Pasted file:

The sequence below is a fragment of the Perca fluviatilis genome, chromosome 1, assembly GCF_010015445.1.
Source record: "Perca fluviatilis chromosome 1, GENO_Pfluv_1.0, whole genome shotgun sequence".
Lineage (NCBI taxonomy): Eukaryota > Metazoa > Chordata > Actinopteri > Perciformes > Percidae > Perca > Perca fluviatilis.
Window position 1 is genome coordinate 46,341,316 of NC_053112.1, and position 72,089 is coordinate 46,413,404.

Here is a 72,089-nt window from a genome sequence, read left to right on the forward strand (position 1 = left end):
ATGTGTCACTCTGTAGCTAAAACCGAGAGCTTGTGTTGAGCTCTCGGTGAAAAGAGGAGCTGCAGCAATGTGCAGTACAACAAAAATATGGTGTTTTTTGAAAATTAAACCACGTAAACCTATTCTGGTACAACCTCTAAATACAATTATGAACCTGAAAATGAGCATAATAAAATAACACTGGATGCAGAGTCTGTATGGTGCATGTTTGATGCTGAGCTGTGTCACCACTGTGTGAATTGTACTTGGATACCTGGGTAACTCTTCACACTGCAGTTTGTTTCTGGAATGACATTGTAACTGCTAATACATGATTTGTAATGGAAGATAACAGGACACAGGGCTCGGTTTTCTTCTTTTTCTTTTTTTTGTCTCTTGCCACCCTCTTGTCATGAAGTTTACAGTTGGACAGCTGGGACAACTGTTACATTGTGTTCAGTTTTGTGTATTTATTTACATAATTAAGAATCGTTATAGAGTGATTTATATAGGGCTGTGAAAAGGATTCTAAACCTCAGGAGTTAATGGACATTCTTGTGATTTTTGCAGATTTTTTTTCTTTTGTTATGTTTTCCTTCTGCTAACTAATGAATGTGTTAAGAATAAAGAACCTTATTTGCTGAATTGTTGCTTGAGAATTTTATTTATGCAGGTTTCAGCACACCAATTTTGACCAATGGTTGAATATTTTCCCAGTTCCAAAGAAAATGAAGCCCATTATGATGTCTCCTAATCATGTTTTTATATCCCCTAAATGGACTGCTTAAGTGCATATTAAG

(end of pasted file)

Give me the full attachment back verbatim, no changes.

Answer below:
The sequence below is a fragment of the Perca fluviatilis genome, chromosome 1, assembly GCF_010015445.1.
Source record: "Perca fluviatilis chromosome 1, GENO_Pfluv_1.0, whole genome shotgun sequence".
Lineage (NCBI taxonomy): Eukaryota > Metazoa > Chordata > Actinopteri > Perciformes > Percidae > Perca > Perca fluviatilis.
Window position 1 is genome coordinate 46,341,316 of NC_053112.1, and position 72,089 is coordinate 46,413,404.

Here is a 72,089-nt window from a genome sequence, read left to right on the forward strand (position 1 = left end):
ATGTGTCACTCTGTAGCTAAAACCGAGAGCTTGTGTTGAGCTCTCGGTGAAAAGAGGAGCTGCAGCAATGTGCAGTACAACAAAAATATGGTGTTTTTTGAAAATTAAACCACGTAAACCTATTCTGGTACAACCTCTAAATACAATTATGAACCTGAAAATGAGCATAATAAAATAACACTGGATGCAGAGTCTGTATGGTGCATGTTTGATGCTGAGCTGTGTCACCACTGTGTGAATTGTACTTGGATACCTGGGTAACTCTTCACACTGCAGTTTGTTTCTGGAATGACATTGTAACTGCTAATACATGATTTGTAATGGAAGATAACAGGACACAGGGCTCGGTTTTCTTCTTTTTCTTTTTTTTGTCTCTTGCCACCCTCTTGTCATGAAGTTTACAGTTGGACAGCTGGGACAACTGTTACATTGTGTTCAGTTTTGTGTATTTATTTACATAATTAAGAATCGTTATAGAGTGATTTATATAGGGCTGTGAAAAGGATTCTAAACCTCAGGAGTTAATGGACATTCTTGTGATTTTTGCAGATTTTTTTTCTTTTGTTATGTTTTCCTTCTGCTAACTAATGAATGTGTTAAGAATAAAGAACCTTATTTGCTGAATTGTTGCTTGAGAATTTTATTTATGCAGGTTTCAGCACACCAATTTTGACCAATGGTTGAATATTTTCCCAGTTCCAAAGAAAATGAAGCCCATTATGATGTCTCCTAATCATGTTTTTATATCCCCTAAATGGACTGCTTAAGTGCATATTAAG